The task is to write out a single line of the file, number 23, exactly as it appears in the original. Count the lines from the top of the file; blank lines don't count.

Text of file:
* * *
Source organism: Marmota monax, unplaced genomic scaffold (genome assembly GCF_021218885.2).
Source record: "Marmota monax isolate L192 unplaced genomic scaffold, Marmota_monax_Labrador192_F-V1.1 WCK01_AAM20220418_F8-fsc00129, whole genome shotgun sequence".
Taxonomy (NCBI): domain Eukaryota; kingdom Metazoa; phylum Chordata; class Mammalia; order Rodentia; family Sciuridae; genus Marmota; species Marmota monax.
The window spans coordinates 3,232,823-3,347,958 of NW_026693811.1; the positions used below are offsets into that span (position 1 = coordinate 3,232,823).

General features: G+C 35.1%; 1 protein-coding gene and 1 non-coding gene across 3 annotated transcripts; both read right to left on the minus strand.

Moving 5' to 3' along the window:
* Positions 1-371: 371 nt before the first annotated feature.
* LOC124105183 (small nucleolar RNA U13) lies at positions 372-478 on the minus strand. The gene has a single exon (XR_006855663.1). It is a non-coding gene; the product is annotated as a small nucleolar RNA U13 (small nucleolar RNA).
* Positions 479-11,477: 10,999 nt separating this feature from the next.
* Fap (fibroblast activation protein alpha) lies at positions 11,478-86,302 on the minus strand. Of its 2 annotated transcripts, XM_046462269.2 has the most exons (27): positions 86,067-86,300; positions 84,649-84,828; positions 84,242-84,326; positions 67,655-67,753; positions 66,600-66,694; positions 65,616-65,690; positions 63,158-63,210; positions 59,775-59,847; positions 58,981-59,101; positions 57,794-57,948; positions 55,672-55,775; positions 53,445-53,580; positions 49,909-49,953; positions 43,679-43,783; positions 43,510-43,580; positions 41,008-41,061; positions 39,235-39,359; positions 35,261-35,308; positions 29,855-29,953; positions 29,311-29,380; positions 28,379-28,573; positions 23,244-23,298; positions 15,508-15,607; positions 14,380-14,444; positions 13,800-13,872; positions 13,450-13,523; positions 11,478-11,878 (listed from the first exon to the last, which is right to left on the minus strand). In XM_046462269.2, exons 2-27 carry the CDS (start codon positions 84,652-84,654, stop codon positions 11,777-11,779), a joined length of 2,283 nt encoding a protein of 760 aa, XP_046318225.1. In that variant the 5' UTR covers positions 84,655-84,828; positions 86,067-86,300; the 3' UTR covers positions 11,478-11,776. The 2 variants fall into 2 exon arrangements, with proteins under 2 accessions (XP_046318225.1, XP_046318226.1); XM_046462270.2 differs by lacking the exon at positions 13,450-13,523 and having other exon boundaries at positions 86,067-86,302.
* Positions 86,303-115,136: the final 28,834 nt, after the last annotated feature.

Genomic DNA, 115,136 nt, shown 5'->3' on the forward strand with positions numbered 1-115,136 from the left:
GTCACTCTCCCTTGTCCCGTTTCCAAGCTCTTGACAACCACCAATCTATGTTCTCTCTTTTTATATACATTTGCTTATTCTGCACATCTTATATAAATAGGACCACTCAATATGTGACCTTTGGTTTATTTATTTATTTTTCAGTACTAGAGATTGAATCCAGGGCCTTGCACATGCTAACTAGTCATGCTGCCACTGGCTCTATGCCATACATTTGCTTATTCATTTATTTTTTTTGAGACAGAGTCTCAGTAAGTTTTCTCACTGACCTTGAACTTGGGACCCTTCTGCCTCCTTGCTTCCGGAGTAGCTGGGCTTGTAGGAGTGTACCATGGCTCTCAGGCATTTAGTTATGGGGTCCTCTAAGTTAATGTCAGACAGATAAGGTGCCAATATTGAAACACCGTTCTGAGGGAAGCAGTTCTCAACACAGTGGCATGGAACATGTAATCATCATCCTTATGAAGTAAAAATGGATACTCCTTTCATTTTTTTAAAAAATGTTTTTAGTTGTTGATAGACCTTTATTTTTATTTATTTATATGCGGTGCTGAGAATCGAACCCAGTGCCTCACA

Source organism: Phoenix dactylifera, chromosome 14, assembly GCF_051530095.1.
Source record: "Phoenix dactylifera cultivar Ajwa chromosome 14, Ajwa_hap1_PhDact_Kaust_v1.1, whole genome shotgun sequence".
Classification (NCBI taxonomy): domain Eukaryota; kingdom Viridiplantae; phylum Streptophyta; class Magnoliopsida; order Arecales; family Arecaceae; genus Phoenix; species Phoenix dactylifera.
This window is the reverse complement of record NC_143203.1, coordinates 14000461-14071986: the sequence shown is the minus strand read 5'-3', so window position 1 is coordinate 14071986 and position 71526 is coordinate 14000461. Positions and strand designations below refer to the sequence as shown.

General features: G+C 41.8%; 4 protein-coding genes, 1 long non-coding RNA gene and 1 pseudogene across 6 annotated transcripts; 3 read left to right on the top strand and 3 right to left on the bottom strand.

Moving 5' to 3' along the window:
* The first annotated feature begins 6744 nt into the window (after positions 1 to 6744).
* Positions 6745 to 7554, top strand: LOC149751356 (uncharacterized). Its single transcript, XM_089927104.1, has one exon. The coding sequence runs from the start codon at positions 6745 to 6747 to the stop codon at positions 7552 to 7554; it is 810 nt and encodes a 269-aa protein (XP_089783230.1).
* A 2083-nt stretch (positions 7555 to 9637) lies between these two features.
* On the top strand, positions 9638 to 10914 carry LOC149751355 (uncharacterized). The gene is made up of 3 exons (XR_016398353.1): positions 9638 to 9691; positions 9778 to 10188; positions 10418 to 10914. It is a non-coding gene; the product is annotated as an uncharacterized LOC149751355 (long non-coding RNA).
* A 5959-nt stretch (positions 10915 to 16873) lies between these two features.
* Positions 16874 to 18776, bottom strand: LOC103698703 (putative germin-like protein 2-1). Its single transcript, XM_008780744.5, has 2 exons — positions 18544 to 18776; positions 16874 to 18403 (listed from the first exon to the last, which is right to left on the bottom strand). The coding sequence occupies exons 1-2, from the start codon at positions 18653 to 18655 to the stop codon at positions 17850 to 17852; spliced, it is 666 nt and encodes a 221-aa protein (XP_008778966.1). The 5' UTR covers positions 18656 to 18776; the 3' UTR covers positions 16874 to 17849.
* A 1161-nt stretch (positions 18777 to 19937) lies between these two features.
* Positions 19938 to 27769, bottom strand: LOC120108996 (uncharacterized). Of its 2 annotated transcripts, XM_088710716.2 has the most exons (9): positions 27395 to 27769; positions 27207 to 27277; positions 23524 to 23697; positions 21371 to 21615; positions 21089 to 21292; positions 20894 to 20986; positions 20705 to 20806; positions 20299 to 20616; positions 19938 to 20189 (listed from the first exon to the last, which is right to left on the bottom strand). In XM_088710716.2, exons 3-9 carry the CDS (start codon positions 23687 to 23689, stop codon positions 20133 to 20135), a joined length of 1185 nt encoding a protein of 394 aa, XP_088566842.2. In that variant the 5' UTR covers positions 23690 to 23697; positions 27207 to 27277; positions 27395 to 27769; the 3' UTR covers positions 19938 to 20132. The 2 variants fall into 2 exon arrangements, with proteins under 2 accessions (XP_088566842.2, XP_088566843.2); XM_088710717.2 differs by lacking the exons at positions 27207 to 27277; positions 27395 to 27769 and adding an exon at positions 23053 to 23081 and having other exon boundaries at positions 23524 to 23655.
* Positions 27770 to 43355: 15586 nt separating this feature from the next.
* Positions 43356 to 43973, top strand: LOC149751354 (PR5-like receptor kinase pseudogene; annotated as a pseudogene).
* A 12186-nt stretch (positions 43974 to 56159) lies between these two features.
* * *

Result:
* On the top strand, positions 9638 to 10914 carry LOC149751355 (uncharacterized). The gene is made up of 3 exons (XR_016398353.1): positions 9638 to 9691; positions 9778 to 10188; positions 10418 to 10914. It is a non-coding gene; the product is annotated as an uncharacterized LOC149751355 (long non-coding RNA).